First Lady Melania Trump publicly questioned Griffin's "mental health." The president (and his adult sons) took shots at the comedian, claiming his youngest child, Barron, was "having a hard time" with the image.

"I've been told for a year, 'it's over, go away, you're a bad American, you're a member of ISIS' — all this crazy shit," Griffin says, still irked by the uproar.

She apologized the same day the photo went public — but it was too late.

A slew of venues hurriedly canceled her upcoming performances, costing her over $1 million in income, she told New York magazine. Bobby Edwards, the CEO of Squatty Potty, said he was "shocked and disappointed" to see the image before swiftly dropping Griffin from an endorsement deal with his company.

The photo fallout, however, bled into much more serious matters: The Department of Justice spent months parsing through Griffin's personal life to see if she was a real threat to the president.

"I was detained at every single airport, which is frightening," Griffin told Bill Maher in early March. "There were times when they took my devices. They can do that. You might think we all have our rights, but when you're in that moment, you're really at the mercy of one or two people in that room."

The comedian — once a card-carrying member of the D-list — was blacklisted. And she's still feeling the heat. "I've had every kind of death threat you can imagine, to this day."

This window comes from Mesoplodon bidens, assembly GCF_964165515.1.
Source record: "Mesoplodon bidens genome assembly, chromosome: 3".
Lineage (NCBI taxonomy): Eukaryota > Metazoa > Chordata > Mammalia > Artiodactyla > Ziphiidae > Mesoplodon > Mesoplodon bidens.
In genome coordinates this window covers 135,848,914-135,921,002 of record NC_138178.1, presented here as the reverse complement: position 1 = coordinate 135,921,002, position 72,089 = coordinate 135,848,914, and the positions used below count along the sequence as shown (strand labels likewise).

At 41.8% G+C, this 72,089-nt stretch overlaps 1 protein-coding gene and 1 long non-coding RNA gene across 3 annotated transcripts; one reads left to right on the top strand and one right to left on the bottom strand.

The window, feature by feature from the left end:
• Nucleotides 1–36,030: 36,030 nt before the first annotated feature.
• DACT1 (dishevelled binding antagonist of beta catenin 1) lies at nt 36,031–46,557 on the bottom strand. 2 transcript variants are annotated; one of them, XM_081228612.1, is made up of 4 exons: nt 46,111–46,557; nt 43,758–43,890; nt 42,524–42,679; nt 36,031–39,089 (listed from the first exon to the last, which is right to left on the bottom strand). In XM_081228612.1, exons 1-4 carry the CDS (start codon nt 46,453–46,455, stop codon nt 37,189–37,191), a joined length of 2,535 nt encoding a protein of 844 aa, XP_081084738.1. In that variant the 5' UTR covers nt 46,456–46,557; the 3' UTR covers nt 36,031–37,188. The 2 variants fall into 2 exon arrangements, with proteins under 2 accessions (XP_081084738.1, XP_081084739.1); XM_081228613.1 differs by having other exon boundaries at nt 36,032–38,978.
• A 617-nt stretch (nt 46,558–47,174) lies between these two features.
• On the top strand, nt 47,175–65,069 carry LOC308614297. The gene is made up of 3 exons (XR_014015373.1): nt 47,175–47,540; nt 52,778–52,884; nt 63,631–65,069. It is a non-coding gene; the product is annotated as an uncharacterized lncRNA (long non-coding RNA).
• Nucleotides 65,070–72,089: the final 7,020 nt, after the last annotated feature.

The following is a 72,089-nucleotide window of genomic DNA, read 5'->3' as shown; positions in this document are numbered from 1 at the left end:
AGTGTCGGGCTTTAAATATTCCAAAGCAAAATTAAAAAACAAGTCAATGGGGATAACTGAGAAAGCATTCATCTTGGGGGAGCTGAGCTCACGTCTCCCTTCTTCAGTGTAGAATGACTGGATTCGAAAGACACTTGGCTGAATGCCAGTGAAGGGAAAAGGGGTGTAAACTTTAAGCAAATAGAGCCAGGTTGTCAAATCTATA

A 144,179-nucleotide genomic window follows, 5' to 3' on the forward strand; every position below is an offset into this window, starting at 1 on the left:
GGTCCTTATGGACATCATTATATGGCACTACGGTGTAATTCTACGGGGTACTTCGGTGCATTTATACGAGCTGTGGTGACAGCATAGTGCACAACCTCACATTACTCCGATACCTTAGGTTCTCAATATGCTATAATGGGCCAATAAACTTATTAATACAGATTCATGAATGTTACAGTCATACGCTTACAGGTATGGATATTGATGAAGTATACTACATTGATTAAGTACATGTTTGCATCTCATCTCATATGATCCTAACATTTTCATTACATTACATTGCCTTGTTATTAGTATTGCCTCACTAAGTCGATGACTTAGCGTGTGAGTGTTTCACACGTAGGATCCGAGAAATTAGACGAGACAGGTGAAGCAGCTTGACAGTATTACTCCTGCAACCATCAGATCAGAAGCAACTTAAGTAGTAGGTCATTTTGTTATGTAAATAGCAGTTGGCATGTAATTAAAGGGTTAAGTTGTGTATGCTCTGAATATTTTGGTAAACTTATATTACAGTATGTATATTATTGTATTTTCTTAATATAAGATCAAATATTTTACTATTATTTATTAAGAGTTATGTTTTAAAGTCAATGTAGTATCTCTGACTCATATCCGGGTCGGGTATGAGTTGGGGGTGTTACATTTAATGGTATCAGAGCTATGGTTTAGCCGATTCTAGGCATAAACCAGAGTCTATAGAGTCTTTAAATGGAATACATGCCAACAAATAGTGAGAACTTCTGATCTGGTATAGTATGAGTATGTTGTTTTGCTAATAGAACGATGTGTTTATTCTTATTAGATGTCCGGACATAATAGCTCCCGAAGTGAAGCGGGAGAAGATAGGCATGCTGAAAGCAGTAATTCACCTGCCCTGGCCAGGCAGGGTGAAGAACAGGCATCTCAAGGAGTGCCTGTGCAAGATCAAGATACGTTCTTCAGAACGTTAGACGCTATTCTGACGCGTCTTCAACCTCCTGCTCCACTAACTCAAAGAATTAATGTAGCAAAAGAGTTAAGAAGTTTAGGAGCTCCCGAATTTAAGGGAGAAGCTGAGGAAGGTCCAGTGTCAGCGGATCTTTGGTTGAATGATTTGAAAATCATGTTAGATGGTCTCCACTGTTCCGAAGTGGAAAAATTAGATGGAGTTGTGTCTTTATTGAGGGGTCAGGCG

Her fan mail — or hate mail — backs her up.

Just hours after our chat, the comedian shared a letter from a livid Trump supporter on her Instagram page: "You have your cranium wedged so far up your rectum that you can no longer receive oxygen and have become brain dead," it read.

“Sincerely”

A post shared by Kathy Griffin (@kathygriffin) on

Being a woman "absolutely" played a big role in the relentless criticism that's hounded her for nearly a year, she says.

I'm the one who brought up her gender for playing a part, and she's quick to thank me. "I also think it's because of my age. They know I don't have a network backing me up or a studio or a movie franchise. So in a way, I was an easy target." But "the woman thing is first and foremost."

Other male entertainers, she notes, have said or done similarly shocking things since Trump took office. But "[Trump's] too much of a pussy to go after Snoop Dogg, or Johnny Depp, or Morrissey."

The rapper's "Make America Crip Again" album cover depicted Trump's corpse wearing a toe tag. Morrissey claimed he would kill Trump "for the safety of humanity," and actor Johnny Depp also publicly pondered the idea of assassination. A recent (and very NSFW) music video by Marilyn Manson reveals a decapitated man in a suit who looks an awful lot like the president.

None of those artists have received a fraction of the blowback Griffin's endured, she says.

"I've known this guy off and on for 20 years [and] ultimately, he's a bully," Griffin says of the president — a bully who especially delights in targeting women.